Kirsty Cotton (Ashley Laurence) wakes in the Channard Institute, a psychiatric hospital, where she is questioned about the events leading up to the destruction of her home, which involved her stepmother, Julia (Clare Higgins), and a bloody mattress. Kirsty tells the police that her uncle, Frank (Sean Chapman), opened a puzzle box to an alternate dimension populated by monsters named Cenobites who torture human quarry and then recounts the events that happened and her confrontation with the cenobites Pinhead (Doug Bradley), Chatterer (Nicholas Vince), Butterball (Simon Bamford) and the female cenobite (Barbie Wilde). Kirsty’s story amazes the detectives, who are incredulous and take the bloody mattress as evidence. Kirsty is then turned over to Dr. Phillip Channard (Kenneth Cranham) and his assistant, Kyle MacRae (William Hope), who instantly becomes smitten with Kirsty. That night, Kirsty befriends another patient, Tiffany (Imogen Boorman), a semi-catatonic young girl with an incredible skill for solving puzzles. Later, in her room, Kirsty finds a message written in blood stating “I AM IN HELL. HELP ME.” Believing it was sent by her father, Kirsty tells her story to Kyle, who encourages her to tell Dr. Channard about the Cenobites. Unbeknownst to Kyle, Dr. Channard already knows everything that has been happening; he is obsessed with the Lament Configuration, the box that opens the portal to the Cenobite realm, and has been collecting every piece of information he can obtain on it. Kyle goes to Dr. Channard’s house to speak with him, and discovers his “treasure room” of Cenobite-related paraphernalia. While Kyle hides, Dr. Channard arrives with the bloody mattress that Julia died on, and goads a psychiatric patient into mutilating himself on it; the resultant blood summons up a zombie-like Julia from the Cenobite realm, and she proceeds to consume the psychiatric patient to nourish herself. Kyle escapes and tells Kirsty, who encourages Kyle to help her break out of the institute so she can help stop the Cenobite-Julia and save her father in the Cenobite realm…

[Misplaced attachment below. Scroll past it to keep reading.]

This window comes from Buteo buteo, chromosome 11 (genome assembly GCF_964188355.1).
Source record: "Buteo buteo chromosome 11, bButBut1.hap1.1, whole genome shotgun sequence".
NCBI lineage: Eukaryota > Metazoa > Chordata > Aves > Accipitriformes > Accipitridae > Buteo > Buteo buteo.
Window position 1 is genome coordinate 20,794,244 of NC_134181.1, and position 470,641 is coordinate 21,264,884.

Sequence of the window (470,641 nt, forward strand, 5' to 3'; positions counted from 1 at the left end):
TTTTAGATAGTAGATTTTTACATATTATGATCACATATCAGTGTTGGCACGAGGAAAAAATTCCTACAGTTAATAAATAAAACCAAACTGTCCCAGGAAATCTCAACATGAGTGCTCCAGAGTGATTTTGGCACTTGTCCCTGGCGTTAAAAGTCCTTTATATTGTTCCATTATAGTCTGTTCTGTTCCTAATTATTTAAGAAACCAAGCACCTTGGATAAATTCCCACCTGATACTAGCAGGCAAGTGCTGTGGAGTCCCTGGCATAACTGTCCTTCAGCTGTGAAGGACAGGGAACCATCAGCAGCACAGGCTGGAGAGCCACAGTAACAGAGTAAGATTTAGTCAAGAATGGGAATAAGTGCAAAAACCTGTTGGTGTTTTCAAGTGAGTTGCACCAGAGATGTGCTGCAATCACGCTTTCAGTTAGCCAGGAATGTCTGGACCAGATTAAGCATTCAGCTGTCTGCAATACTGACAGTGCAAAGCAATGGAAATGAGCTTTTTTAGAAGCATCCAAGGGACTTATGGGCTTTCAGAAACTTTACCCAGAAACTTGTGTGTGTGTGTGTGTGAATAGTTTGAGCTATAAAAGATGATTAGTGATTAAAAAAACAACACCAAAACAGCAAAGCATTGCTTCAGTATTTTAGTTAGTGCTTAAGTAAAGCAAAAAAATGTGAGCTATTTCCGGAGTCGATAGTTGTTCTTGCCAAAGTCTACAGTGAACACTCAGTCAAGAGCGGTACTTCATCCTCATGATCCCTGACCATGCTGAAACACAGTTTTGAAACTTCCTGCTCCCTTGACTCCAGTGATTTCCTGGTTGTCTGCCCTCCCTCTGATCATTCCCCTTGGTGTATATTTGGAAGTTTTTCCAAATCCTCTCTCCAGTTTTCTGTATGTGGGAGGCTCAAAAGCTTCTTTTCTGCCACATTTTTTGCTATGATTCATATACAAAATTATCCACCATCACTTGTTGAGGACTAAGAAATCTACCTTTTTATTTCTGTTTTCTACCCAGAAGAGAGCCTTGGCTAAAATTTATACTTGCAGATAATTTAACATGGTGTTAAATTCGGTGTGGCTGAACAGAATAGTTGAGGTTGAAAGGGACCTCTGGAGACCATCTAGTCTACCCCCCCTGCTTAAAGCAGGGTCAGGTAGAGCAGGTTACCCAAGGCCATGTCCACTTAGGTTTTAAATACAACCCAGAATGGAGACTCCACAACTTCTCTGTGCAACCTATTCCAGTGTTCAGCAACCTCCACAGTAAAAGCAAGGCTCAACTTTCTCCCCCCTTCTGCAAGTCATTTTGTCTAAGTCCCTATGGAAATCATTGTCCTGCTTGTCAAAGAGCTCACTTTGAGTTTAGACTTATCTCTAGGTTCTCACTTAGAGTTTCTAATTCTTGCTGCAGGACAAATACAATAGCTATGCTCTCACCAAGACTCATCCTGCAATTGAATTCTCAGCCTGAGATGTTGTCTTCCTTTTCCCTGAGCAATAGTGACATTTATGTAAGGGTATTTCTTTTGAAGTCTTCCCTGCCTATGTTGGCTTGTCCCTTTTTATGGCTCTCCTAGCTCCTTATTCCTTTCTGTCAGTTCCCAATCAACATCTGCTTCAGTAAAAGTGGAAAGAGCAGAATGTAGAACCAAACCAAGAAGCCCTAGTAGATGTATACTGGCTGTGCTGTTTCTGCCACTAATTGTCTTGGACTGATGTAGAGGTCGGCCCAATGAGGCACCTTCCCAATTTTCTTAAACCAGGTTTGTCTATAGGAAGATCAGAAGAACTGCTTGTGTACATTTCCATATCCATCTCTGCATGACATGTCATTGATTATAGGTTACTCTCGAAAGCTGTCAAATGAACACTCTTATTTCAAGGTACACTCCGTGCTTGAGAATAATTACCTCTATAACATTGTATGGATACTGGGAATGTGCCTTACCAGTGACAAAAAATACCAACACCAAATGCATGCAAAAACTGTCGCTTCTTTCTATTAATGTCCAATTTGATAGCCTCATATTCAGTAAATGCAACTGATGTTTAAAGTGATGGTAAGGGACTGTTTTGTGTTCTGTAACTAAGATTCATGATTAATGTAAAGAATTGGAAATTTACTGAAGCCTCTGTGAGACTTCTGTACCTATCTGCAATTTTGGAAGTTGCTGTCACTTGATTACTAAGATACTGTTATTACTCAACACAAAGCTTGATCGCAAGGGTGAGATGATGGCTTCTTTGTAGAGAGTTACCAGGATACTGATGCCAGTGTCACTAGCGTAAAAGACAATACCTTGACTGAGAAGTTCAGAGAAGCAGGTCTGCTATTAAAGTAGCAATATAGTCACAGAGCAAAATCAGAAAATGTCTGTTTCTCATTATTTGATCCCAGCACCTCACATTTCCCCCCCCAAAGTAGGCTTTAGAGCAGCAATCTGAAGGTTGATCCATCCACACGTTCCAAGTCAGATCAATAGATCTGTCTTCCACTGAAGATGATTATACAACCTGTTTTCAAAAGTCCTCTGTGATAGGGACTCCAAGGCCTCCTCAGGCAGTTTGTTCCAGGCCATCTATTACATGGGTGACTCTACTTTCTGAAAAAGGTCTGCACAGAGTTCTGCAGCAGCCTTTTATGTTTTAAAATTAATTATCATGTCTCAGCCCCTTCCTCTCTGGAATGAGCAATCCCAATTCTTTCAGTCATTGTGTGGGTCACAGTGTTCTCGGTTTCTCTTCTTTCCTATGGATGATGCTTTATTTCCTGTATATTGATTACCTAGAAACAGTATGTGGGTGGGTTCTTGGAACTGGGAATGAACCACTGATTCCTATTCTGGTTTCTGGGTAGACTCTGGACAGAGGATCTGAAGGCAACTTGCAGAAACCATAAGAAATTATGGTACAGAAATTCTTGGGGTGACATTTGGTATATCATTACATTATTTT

Clive Barker returned as producer for the sequel to “Hellraiser”, with Tony Randel directing due to his experience of working with Barker on Hellraiser. Randel claims the dark tone of the movie reflected his own mindset on the world at the time. The picture was due to have a much larger budget but it decreased after financial issues with New World Pictures. “Hellbound: Hellraiser II” was due to be Pinhead’s final appearance in a Hellraiser film, since Randel and crew expected Julia to become the figurehead of the picture and take the franchise on. The end scene with the Pillar of souls was originally meant to be Julia, raising fully formed from the mattress, opening her mouth from which black light shoots and fills the screen. However, Claire Higgins decided she did not want to return to the character again and declined to make a further sequel. Because the film was commissioned within a week of Hellraiser’s release and its strong returns, the producers did not realize the full extent of Pinhead’s popularity until after Hellbound’s completion. After the realization of Pinhead’s popularity, it was decided he would become the main focus and recurring character of the franchise. Critical response was initially mixed, many critics citing stronger violence and an incoherent plot. Flimsy props and sets have also been criticized, as well as praised for their scope and design for such a low-budget picture. Critics later commended the film on strong visuals that echo and match Barker’s own original. Browning’s bed scene gained a lot of notoriety and was released in full on the uncut version of Hellbound on the Special Edition Lament Configuration box set and the film is widely regarded as the strongest of all the sequels and the closest in spirit of the original. “Hellbound: Hellraiser II” is actually a bit bloodier and freakier than the first one and I do like the original idea and the cenobite realm. There´s plenty of material to extract from the original storyline, but this doesn´t really happen in either “Hellraiser” or “Hellbound: Hellraiser II”, but apparently in the third one which I will see. The minus is of course the incoherent plot, the sometimes wobbly acting and the shoddy special effects. But, despite these flaws there´s still something that holds your attention. And it´s interesting how the production company didn´t see what a great villain they had in Pinhead until after the completion of “Hellbound: Hellraiser II”. I´m looking forward to see the third one. (3 out of 5)

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